But that’s all just legal stuff. I mean, who really cares about that? What really matters is fruits, right? Just look at all the new revelations we got during conference. There was the reorganization of the Elders Quorum, the modification of Home and Visiting Teaching. Here’s the problem, while words like “revelatory” and “inspired” were used to describe these changes. We have no published revelation where the Lord commanded these changes to be made. So we really don’t know if the Lord commanded this or not.
Now, before you tell me to just go and pray about it; first show me the Lord’s words concerning these changes, so I can know what to pray about. Praying for confirmation without that crucial information would be like missionaries asking investigators to pray to know if the Book of Mormon is true BEFORE they’ve even read it. Of course they need to read it first, so they will know what they are praying about. The very idea is ridiculous. So why do we think it is less ridiculous when it comes to the claimed revelations of Church Leaders?
Interestingly, as far as fruits go, 80% of the section in the Doctrine and Covenants are “thus saith the Lord” revelations. Even if we accept the 14 Fundamentals of Following the Prophet, where is states that “The prophet does not have to say ‘Thus saith the Lord;'” you’d expect that over that past 100 years or so, there would be at least one “thus saith the Lord” revelation produced by Church leaders. Yet there hasn’t even been one.
Meanwhile, over at the Community of Christ(RLDS), their Doctrine and Covenants is up to 165 Sections. Ours is only at 138.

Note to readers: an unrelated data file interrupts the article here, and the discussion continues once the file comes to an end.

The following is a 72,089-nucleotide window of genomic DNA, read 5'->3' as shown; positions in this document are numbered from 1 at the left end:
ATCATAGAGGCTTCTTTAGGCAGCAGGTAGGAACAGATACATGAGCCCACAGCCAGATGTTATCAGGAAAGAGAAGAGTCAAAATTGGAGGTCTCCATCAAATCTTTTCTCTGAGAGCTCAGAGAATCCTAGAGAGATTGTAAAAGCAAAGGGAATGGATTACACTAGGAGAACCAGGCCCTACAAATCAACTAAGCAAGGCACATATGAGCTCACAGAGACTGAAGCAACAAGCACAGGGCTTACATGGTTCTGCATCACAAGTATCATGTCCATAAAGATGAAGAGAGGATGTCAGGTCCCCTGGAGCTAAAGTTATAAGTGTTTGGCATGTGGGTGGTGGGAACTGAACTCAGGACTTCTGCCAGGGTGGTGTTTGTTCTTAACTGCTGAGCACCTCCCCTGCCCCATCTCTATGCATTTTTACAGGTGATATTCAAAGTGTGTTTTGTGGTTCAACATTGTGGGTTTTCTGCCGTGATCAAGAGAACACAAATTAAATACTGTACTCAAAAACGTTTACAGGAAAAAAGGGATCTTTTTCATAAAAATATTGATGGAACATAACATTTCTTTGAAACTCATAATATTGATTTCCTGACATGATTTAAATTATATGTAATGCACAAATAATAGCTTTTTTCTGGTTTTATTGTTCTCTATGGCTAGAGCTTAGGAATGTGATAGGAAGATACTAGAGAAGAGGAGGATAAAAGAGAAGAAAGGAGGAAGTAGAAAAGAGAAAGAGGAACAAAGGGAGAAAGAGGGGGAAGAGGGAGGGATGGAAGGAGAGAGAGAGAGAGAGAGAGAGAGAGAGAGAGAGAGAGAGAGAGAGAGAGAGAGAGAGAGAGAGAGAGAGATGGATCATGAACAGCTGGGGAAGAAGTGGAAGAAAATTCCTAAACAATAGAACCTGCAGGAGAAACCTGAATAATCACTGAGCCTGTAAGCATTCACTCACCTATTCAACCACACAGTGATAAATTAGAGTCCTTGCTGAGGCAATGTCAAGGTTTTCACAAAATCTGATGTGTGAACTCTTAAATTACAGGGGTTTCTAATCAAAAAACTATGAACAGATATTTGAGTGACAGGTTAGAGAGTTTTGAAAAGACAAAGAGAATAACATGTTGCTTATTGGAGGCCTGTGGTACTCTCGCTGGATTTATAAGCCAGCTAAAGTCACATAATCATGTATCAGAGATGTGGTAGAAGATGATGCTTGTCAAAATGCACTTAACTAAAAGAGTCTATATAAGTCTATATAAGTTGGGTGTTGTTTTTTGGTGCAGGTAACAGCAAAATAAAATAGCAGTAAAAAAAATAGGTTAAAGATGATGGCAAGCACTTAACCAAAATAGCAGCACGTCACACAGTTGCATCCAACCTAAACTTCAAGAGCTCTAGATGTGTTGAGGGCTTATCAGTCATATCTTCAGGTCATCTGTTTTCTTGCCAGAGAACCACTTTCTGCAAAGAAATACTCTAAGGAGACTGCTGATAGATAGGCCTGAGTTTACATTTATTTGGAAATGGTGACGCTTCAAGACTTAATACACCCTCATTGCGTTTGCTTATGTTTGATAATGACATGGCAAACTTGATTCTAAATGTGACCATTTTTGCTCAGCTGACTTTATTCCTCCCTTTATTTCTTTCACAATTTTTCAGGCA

Now you may think that’s not a fair comparison; because for us talks in General Conference are our modern scripture. The problem with that is our own Church Leaders have told us that’s not true. In Handbook 2 it states:
The standard works of the Church are the Holy Bible, the Book of Mormon, the Doctrine and Covenants, and the Pearl of Great Price. In many languages, the Church has approved one edition of the Bible to be used in Church meetings and classes. Likewise, the latest authorized edition of the other three books of Latter-day Saint scriptures should be used. No other works are to be promoted or used in the Church as scripture.
The Church has clearly stated that only the Bible, Book of Mormon, Doctrine and Covenants, and the Pearl of Great Price are scripture. Contrary to popular belief, nothing else is scripture to us, not even Conference talks.
So are modern Church Leaders the Lord’s servants? That’s a great question; and one I leave up to you to decide. For me the jury is out. I think in general, L-dS General Authorities are good men who are trying to serve God. But it seems the only ones proclaiming them to be the Lord servants are those who already believe; while the Lord himself has appears to be silent on the issue. My rule is never to reject anyone who claims to speak for God. Instead I study out their claims and ponder them. If their revelations are in harmony with what God has already established, then their message should be accepted.
But we must be careful never to give anyone carte blanche just because they spoke for the Lord in one thing. After all, not everything prophet speaks is the same as if the Lord had spoken it.
November 1831 was when D&C 1 was received. A quorum of twelve apostles did not exist in Mormonism until February 1835. Accordingly, the information in Section 1 did not, indeed could not, refer to a non-existent quorum of the twelve or church president. A servant is a messenger sent by God with a message. A servant is not necessarily the LDS church president.
I believe the answer to your question “Who are the Lord’s Servants?” is clarified in verse 14 of D&C 1. The “servants” referred to here cannot be prophets or apostles, even true ones. “Apostles and prophets” and “servants” are spoken of as two separate groups. Taken in context (as with many other places in the D&C), I believe any reference to “servants” in D&C 1 can only refer to angels.
The Lord’s named servants in the D&C:
Robert B. Thompson
John C. Bennett
Robert D. Foster
Major N. Ashley
Thomas B. Marsh
Michah B. Welton
Parley P. Pratt
Frederick G. Williams
William W. Phelps
John E. Page